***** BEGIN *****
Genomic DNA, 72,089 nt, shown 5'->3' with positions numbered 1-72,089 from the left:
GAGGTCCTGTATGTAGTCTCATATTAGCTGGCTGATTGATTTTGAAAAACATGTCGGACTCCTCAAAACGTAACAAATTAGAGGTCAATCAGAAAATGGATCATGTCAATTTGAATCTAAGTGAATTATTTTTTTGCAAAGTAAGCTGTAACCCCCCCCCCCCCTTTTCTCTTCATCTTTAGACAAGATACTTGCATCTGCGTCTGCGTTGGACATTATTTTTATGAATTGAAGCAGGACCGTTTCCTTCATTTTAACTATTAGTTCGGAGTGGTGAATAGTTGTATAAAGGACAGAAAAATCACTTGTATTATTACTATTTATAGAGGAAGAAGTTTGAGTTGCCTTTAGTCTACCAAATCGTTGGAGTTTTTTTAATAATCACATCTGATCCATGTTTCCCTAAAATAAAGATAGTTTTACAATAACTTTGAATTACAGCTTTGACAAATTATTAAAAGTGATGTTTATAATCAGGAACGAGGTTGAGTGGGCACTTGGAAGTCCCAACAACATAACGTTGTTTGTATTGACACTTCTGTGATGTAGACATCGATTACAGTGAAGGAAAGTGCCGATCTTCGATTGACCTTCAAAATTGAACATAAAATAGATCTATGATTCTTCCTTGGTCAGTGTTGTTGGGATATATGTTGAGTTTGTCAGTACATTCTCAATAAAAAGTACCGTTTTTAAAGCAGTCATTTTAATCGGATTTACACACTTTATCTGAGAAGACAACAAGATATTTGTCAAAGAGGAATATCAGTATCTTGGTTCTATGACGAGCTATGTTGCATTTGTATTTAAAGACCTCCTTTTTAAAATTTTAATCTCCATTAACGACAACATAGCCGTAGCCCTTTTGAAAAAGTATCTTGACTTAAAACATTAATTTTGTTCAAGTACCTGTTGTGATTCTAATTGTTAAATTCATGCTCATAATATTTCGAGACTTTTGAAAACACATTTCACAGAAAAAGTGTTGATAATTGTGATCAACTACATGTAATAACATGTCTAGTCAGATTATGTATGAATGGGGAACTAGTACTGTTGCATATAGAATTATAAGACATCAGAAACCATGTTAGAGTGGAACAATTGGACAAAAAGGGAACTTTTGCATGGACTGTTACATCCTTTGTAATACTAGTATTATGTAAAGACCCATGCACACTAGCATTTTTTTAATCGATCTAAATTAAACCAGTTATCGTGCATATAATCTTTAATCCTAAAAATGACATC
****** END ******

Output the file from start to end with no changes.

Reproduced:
Genomic DNA, 72,089 nt, shown 5'->3' with positions numbered 1-72,089 from the left:
GAGGTCCTGTATGTAGTCTCATATTAGCTGGCTGATTGATTTTGAAAAACATGTCGGACTCCTCAAAACGTAACAAATTAGAGGTCAATCAGAAAATGGATCATGTCAATTTGAATCTAAGTGAATTATTTTTTTGCAAAGTAAGCTGTAACCCCCCCCCCCCCTTTTCTCTTCATCTTTAGACAAGATACTTGCATCTGCGTCTGCGTTGGACATTATTTTTATGAATTGAAGCAGGACCGTTTCCTTCATTTTAACTATTAGTTCGGAGTGGTGAATAGTTGTATAAAGGACAGAAAAATCACTTGTATTATTACTATTTATAGAGGAAGAAGTTTGAGTTGCCTTTAGTCTACCAAATCGTTGGAGTTTTTTTAATAATCACATCTGATCCATGTTTCCCTAAAATAAAGATAGTTTTACAATAACTTTGAATTACAGCTTTGACAAATTATTAAAAGTGATGTTTATAATCAGGAACGAGGTTGAGTGGGCACTTGGAAGTCCCAACAACATAACGTTGTTTGTATTGACACTTCTGTGATGTAGACATCGATTACAGTGAAGGAAAGTGCCGATCTTCGATTGACCTTCAAAATTGAACATAAAATAGATCTATGATTCTTCCTTGGTCAGTGTTGTTGGGATATATGTTGAGTTTGTCAGTACATTCTCAATAAAAAGTACCGTTTTTAAAGCAGTCATTTTAATCGGATTTACACACTTTATCTGAGAAGACAACAAGATATTTGTCAAAGAGGAATATCAGTATCTTGGTTCTATGACGAGCTATGTTGCATTTGTATTTAAAGACCTCCTTTTTAAAATTTTAATCTCCATTAACGACAACATAGCCGTAGCCCTTTTGAAAAAGTATCTTGACTTAAAACATTAATTTTGTTCAAGTACCTGTTGTGATTCTAATTGTTAAATTCATGCTCATAATATTTCGAGACTTTTGAAAACACATTTCACAGAAAAAGTGTTGATAATTGTGATCAACTACATGTAATAACATGTCTAGTCAGATTATGTATGAATGGGGAACTAGTACTGTTGCATATAGAATTATAAGACATCAGAAACCATGTTAGAGTGGAACAATTGGACAAAAAGGGAACTTTTGCATGGACTGTTACATCCTTTGTAATACTAGTATTATGTAAAGACCCATGCACACTAGCATTTTTTTAATCGATCTAAATTAAACCAGTTATCGTGCATATAATCTTTAATCCTAAAAATGACATC